Observing Schools: A Methodological Guide

Front Cover
SAGE, Sep 28, 1996 - 144 pages
"'"This relatively short book ... repays reading as a whole after which it will be a valuable reference for particular aspects of observational methodology' - "EERA Bulletin


Observing Schools discusses the nature and purposes of observational research in schools. It covers the different observational techniques which can be used, and their advantages and disadvantages, bridging the gap between qualitative and quantitative approaches. The preparations which must be made before observation, the process of observation itself, and the recording and analysis of observations are discussed in detail. The book also explores how assessments can be made of observational accounts and discusses the ethical issues raised by this kind of research. These discussions are illustrated throughout by examples drawn from recent observational work conducted on a variety of aspects of school life.


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Approaching Observation
Recording Observations
Analysing Observational Data
Assessing the Findings of Observational Research
Ethical Issues in Observational Research

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Page 5 - Accepts and clarifies an attitude or the feeling tone of a pupil in a non-threatening manner. Feelings may be positive or negative. Predicting and recalling feelings are included. 2 Praises or encourages. Praises or encourages pupil action or behaviour. Jokes that release tension (but not at the expense of another individual), nodding head or saying 'Um hm?' or 'go on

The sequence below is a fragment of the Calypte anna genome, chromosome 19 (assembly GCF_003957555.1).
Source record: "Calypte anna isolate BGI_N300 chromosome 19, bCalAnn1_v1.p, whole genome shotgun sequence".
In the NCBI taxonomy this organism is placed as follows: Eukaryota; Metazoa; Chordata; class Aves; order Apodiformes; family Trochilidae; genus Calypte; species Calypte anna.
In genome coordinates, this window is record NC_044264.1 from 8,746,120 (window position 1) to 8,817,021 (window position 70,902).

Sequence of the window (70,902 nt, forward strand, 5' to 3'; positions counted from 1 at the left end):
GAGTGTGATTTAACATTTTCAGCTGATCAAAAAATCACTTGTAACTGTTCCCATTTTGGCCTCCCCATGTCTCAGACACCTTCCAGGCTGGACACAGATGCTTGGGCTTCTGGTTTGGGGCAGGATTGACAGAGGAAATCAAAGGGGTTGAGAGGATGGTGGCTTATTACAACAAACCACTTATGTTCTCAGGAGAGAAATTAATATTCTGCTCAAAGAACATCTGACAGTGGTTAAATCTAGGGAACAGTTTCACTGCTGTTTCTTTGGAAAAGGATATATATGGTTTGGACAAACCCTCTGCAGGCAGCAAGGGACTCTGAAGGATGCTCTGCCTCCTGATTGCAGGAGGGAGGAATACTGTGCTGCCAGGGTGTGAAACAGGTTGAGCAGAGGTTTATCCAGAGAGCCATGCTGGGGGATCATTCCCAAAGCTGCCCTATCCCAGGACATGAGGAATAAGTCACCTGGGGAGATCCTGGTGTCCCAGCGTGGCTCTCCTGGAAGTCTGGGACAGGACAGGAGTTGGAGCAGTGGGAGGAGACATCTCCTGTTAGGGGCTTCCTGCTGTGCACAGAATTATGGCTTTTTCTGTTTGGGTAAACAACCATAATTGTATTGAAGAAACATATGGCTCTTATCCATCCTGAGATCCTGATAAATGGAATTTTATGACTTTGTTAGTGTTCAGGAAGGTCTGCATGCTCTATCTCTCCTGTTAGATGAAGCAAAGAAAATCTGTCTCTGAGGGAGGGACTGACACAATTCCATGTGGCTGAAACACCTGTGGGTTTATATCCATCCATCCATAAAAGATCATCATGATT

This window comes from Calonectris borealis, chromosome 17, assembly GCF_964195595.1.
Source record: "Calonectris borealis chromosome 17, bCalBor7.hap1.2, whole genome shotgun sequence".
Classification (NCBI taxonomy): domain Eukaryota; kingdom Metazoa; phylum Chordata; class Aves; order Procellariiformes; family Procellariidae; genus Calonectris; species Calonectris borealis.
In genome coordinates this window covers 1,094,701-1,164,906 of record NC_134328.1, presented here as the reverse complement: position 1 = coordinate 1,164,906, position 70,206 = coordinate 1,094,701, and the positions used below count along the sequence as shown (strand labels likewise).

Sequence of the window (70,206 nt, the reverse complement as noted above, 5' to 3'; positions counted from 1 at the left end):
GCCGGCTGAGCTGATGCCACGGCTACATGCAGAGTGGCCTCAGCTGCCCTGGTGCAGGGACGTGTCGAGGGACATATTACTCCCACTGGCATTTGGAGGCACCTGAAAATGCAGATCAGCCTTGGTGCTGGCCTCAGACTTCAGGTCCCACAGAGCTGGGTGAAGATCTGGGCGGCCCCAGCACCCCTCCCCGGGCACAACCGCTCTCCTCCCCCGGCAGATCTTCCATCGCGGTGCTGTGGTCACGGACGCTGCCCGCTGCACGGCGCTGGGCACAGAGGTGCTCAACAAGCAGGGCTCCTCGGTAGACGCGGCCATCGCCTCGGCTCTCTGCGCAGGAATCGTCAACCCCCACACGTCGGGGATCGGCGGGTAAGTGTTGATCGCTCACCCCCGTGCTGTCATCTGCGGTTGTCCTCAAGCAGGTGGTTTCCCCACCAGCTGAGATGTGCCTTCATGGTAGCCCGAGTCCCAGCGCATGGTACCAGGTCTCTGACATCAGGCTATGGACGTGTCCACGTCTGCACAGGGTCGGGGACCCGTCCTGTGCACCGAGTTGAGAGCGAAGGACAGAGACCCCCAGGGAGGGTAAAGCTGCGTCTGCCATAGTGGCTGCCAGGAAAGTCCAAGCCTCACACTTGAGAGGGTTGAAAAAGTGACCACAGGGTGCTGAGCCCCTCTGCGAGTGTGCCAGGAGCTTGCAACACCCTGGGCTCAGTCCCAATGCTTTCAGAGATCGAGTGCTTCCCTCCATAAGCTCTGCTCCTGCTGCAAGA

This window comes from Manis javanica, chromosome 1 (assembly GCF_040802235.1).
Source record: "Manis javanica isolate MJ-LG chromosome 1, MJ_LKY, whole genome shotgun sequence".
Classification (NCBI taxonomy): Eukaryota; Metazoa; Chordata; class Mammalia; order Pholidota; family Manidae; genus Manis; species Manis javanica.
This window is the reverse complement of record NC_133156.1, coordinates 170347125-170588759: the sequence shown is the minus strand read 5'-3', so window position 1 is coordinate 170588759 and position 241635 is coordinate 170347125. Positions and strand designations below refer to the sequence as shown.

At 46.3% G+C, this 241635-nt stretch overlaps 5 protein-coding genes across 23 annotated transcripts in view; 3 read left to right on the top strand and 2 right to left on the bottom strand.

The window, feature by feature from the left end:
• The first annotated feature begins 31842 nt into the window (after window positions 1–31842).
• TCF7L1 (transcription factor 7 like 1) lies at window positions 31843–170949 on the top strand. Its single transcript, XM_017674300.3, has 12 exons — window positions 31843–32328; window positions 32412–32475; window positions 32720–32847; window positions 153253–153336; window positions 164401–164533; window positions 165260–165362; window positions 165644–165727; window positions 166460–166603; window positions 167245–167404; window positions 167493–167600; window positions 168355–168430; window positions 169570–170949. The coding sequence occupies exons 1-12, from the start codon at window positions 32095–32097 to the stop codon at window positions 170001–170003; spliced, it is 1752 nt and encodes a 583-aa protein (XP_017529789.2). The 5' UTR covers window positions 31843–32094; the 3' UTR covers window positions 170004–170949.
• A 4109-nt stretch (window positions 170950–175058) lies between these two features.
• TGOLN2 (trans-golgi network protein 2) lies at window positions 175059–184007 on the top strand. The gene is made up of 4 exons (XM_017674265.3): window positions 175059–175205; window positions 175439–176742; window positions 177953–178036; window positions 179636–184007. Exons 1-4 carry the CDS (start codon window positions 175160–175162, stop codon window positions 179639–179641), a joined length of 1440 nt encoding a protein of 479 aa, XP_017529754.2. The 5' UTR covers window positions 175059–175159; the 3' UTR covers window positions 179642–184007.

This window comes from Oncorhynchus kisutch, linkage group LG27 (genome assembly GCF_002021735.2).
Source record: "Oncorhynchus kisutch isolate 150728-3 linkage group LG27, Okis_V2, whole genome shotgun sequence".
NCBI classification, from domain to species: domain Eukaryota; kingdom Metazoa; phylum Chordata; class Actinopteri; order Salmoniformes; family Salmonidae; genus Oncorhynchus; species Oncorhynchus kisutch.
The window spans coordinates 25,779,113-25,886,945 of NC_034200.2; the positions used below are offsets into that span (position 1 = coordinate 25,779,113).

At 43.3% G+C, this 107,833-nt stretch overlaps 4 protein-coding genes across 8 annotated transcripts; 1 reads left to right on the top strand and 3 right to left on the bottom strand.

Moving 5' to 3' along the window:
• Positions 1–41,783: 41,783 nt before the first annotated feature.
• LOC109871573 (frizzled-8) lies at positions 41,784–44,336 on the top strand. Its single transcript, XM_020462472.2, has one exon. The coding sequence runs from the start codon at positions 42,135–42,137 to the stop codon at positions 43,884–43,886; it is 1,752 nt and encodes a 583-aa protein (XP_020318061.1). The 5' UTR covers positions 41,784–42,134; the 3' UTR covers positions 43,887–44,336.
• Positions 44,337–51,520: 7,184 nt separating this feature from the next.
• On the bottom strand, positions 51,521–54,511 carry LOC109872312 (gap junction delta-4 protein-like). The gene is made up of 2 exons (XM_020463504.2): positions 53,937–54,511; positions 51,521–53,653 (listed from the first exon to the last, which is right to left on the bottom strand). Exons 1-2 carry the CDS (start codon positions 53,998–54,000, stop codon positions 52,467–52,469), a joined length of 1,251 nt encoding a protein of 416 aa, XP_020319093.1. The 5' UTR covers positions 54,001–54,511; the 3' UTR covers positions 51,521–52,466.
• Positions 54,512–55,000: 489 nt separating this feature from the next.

Page 5 - To write these numbers down during observation is to enumerate, not to judge a position on a scale. 1.* Accepts Feeling: accepts and clarifies the feeling tone of the students in a nonthreatening manner. Feelings may be positive or negative. Predicting and recalling feelings are included. 2.* Praises or Encourages: praises or encourages student action or behavior. Jokes that release tension, not at the expense of another individual, nodding head or saying "uh hm?" or "go on
Page 5 - DIRECTIONS: directions, commands, or orders to which a student is expected to comply. 7. CRITICIZING OR JUSTIFYING AUTHORITY: statements intended to change student behavior from nonacceptable to acceptable pattern; bawling someone out; stating why the teacher is doing what he is doing; extreme self-reference. 8.
Page 5 - Asking a question about content or procedure, based on teacher ideas, with the intent that a pupil will answer. 5 Lecturing Giving facts or opinions about content or procedures; expressing his own ideas, giving his own explanation, or citing an authority other than a pupil. 6 Giving directions Directions, commands, or orders to which a pupil is expected to comply. 7...
Page 5 - calling on" student is only to indicate who may talk next, observer must decide whether student wanted to talk. If he did, use this category.
Page 5 - Pupil-talk - initiation Talk by pupils which they initiate. Expressing own ideas; initiating a new topic; freedom to develop opinions and a line of thought like asking thoughtful questions; going beyond the existing structure.

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